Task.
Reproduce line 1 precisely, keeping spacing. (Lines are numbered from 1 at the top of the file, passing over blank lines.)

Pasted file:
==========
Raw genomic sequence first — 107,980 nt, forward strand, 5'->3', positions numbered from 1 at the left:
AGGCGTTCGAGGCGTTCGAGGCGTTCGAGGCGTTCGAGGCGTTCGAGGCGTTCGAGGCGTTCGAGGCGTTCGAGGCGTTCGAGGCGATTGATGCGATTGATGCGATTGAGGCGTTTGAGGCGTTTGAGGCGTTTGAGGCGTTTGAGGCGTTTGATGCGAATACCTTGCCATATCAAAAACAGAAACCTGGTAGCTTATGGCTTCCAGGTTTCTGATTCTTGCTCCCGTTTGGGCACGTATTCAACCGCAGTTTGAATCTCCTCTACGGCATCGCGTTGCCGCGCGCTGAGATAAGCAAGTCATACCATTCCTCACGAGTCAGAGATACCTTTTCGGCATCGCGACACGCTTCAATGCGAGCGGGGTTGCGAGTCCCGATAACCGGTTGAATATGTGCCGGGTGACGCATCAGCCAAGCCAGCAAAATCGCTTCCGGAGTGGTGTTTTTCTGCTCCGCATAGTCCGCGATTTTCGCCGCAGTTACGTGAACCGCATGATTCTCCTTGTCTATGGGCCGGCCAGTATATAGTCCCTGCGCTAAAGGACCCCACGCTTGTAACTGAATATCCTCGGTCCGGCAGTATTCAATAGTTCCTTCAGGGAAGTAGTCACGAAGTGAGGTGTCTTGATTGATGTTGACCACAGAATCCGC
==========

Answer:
Raw genomic sequence first — 107,980 nt, forward strand, 5'->3', positions numbered from 1 at the left: